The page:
Backup plan for the International Space Station

Jul 31, 2011 By Ralph Vartabedian, Los Angeles Times

The space shuttle flew to the International Space Station 37 times, but its retirement leaves NASA reliant on the Russian Soyuz for future trips, raising the question of what would happen if the Soyuz is grounded for an accident or another problem.

As it turns out, NASA does not have a formal contingency plan, said Michael Suffredini, NASA's program manager for the space station. But without hesitation, he rattled off a list of steps the agency could take.

"We would keep the crew on orbit for some months and likely extend that if we thought that was viable," Suffredini said. Crews normally stay six months.

If necessary, the could leave via the two docked Soyuz capsules, which can each carry three .

The station can be operated by ground controllers, so long as critical parts - such as guidance gyroscopes - don't require human hands for repairs. It carries 6 metric tons of fuel, enough to keep it boosted to the proper orbit for 360 days. Russian progress cargo ships can replenish the fuel supply robotically.

An analysis after the Columbia shuttle accident showed that if the space station were unoccupied for more than six months, the chance of it leaving orbit and crashing into the atmosphere would increase tenfold, although that risk is still minimal, Suffredini said. "Most of our critical systems have redundancy," he said.

Even that low risk is something to think about, given the station's importance and cost. The space station represents one of the most complex and ambitious construction projects in , requiring new technologies in materials, tools and spacesuits, as well as the development of new human skills for working in space. It is regarded as the most expensive machine ever built, with the U.S. cost alone about $65 billion. Combined with the other partners' shares, the program's life-cycle cost is more than $100 billion.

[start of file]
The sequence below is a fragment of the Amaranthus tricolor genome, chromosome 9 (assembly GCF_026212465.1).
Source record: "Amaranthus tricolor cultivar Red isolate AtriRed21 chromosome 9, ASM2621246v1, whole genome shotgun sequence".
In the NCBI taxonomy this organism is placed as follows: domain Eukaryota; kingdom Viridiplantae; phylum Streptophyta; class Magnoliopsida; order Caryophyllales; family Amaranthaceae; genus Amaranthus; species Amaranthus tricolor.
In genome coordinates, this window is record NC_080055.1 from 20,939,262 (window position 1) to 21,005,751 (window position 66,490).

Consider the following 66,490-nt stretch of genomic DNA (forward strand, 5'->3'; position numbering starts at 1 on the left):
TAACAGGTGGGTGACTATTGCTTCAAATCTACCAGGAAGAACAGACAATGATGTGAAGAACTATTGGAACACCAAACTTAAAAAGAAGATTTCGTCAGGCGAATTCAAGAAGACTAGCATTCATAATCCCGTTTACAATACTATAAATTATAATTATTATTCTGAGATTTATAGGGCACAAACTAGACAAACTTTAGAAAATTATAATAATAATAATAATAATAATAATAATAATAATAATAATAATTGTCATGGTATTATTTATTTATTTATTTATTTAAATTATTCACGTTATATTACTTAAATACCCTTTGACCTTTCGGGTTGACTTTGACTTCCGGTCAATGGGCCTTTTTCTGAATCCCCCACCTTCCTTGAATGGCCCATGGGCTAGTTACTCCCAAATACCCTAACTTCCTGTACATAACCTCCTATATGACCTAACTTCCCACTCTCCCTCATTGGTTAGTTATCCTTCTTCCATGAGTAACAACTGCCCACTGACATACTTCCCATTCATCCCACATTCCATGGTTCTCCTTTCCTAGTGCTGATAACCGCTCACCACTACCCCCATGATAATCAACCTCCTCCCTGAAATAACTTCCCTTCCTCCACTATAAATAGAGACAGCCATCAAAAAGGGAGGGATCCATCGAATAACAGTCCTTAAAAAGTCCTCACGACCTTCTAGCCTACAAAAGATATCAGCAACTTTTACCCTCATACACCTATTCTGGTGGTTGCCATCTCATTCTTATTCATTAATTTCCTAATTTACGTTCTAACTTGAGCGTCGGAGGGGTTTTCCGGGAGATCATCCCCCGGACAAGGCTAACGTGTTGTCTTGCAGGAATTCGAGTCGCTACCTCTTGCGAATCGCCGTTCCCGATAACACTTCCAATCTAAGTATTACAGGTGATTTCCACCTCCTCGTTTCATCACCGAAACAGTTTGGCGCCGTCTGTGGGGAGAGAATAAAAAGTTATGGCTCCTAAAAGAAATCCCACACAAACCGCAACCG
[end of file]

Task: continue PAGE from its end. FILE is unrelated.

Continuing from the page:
The station was completed only this year and is finally ready to allow NASA, along with its international partners, to conduct full-scale research. Initially, 36 hours per week of research will be done on the American side of the station, while the Russians will control their own programs in their labs.

NASA has an ambitious agenda in astrophysics, biology and medicine, said agency spokesman Kelly O. Humphries. Clinical trials are about to start on a vaccine pioneered at the station for a type of salmonella, he added.

Others say any verdict on the quality of that science is not yet in. "We are just getting into the science program, and the outcome of that is yet to be determined," said Charles Vick, a senior analyst at GlobalSecurity.org, a Washington think tank.

If the station were to fall into harm's way while unmanned and had to be "deorbited," NASA would aim it at an empty spot in the ocean. Such a decision would rest with the Space Station Control Board, an international panel that runs the program and is chaired by Suffredini.

"Given the significance of this decision, we would ultimately make a recommendation to our agency leadership, who would ... approve any plan to deorbit the ISS," he said.

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plasticpower
5 / 5 (9) Jul 31, 2011
Short of the entire country of Russia collapsing, I don't think the Soyuz will stop flying. It's been flying accident free for almost half a century - last accident was 40 years ago.
ShotmanMaslo
5 / 5 (5) Jul 31, 2011
SpaceX Dragon capsules will also be available for servicing ISS eventually, the first is scheduled to dock with the station just this fall.

http://www.physor...ght.html

I dont think we should worry about losing access to the ISS in the future.
Gigel01
3.7 / 5 (3) Jul 31, 2011